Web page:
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Title: The Princely States v British India : fiscal history, public policy and development in modern India
Author: Strachey, Antonia
ISNI:       0000 0004 6497 9916
Awarding Body: University of Oxford
Current Institution: University of Oxford
Date of Award: 2015
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This dissertation examines how direct versus indirect rule shaped late colonial India through government finance. Fiscal policy has hitherto been overlooked in the literature on Indian economic history. This thesis considers how revenues were raised and spent in the Princely States compared with British India, and the welfare outcomes associated with these fiscal decisions. Part One examines the fiscal framework through the neglected public accounts. The key finding is that while the systems of taxation were broadly similar in both types of administration, patterns of public expenditure were dramatically different. The large Princely States spent more public revenue on social expenditure. This was made possible by lower proportionate expenditure on security and defence. Part one charts these trends empirically and unearths political and institutional reasons for the differences in fiscal policy between directly and indirectly ruled India. Part Two examines welfare. The study goes beyond previous anthropometric scholarship by assessing the impact of institutions and policies on biological living standards, deploying a new database of adult male heights in South India. Puzzlingly, heights were slightly lower in the Princely States, traditionally lauded for being more responsive to the needs of their populations, especially those of low status. The resolution to the conundrum is found in poorer initial conditions, and caste dynamics. Higher social expenditure and reduced height inequality occurred simultaneously in the States from the 1910s, suggesting policies directed at low status groups within the Princely States may have been successful. I also examine the consequences of Britain's policy of constructing an extensive rail network across the country. Importantly, the impact of railways differed by caste. Railways were good for High Caste groups, and bad for low status Dalit and Tribal groups. This suggests that railways served to reinforce the existing caste distinctions in access to resources and net nutrition.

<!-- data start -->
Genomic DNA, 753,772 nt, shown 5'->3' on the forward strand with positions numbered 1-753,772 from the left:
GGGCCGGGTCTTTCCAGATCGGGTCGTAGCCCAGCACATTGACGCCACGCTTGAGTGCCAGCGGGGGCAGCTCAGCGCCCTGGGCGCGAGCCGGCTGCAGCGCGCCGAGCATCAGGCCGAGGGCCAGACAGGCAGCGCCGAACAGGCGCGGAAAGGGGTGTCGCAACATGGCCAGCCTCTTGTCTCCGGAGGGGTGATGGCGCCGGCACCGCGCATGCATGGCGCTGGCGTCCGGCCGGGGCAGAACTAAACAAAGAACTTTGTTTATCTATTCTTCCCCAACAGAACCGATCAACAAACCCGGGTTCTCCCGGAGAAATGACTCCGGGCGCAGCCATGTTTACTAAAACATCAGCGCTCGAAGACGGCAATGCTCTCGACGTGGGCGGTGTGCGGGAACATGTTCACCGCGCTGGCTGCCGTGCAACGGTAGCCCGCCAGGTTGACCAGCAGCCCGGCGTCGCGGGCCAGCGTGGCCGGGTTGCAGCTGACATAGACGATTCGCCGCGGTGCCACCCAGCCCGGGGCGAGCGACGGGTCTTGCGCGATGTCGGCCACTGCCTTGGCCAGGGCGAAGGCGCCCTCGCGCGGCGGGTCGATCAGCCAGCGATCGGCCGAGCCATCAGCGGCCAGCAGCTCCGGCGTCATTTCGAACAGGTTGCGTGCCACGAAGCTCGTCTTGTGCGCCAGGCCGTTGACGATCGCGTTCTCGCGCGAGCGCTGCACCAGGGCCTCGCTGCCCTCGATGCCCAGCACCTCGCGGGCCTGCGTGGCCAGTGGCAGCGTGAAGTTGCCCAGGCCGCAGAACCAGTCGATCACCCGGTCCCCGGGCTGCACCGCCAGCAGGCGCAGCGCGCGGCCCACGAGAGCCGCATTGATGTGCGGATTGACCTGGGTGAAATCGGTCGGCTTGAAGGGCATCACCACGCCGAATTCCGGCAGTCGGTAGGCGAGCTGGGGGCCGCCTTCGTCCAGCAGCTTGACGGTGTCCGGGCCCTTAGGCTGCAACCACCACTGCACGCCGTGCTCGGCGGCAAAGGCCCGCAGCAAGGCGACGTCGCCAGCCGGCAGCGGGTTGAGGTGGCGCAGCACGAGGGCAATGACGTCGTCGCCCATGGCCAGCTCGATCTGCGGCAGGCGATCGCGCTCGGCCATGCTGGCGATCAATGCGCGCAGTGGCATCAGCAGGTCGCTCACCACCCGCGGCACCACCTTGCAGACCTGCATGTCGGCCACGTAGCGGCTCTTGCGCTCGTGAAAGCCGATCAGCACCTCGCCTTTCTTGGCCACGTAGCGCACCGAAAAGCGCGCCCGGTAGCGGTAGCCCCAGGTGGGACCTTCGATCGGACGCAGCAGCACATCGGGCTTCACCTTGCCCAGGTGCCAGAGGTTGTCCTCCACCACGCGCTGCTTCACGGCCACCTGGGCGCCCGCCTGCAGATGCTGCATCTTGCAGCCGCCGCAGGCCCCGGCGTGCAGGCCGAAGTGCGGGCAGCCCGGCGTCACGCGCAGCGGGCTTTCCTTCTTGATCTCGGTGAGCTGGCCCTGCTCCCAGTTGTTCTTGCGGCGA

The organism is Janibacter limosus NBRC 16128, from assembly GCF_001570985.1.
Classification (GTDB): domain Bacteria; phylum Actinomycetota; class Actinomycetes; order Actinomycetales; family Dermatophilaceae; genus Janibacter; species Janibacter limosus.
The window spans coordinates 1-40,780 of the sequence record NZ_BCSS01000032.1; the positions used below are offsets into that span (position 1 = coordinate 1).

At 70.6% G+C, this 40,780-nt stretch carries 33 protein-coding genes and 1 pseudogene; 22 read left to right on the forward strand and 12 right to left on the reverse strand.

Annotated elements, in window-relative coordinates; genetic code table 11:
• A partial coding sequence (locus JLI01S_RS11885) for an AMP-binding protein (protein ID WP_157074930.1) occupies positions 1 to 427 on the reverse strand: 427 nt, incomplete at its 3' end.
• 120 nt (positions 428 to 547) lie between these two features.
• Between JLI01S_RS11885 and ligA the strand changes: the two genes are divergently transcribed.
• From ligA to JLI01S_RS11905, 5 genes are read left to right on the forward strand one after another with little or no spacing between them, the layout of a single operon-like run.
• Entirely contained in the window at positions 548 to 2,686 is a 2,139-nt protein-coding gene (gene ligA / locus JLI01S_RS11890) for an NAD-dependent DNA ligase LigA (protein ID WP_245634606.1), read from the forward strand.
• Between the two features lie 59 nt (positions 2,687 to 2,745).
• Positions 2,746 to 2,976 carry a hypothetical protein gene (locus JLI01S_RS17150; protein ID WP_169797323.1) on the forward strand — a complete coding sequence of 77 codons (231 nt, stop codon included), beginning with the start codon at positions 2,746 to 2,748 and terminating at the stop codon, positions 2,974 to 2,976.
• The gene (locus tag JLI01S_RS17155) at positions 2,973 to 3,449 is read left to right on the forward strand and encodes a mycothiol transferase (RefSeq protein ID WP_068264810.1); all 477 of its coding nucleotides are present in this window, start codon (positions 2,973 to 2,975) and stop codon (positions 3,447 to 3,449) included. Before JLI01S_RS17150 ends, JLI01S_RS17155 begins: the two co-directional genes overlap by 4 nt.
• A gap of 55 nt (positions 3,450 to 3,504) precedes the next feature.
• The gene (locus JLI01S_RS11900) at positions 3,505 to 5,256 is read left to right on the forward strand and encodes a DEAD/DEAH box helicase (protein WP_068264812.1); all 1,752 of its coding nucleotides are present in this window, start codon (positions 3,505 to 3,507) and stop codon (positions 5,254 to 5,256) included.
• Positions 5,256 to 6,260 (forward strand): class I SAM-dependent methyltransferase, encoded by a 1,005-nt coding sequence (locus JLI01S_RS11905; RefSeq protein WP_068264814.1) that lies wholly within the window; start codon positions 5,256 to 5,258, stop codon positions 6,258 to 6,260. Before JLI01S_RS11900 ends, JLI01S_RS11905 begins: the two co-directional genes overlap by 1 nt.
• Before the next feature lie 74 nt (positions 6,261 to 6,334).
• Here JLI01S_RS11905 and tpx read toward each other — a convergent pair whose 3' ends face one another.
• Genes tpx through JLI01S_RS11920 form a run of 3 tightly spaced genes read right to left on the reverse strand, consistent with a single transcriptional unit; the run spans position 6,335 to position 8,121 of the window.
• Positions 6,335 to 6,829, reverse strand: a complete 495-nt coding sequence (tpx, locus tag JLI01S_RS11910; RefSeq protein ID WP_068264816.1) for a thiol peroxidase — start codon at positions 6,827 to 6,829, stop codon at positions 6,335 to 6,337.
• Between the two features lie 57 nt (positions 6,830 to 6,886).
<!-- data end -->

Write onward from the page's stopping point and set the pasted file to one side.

Supervisor: Oxley, Deborah Sponsor: Economic and Social Research Council
Qualification Name: Thesis (Ph.D.) Qualification Level: Doctoral
EThOS ID:  DOI: Not available
Keywords: Economic history ; Indian History ; Fiscal History ; War ; India ; Tax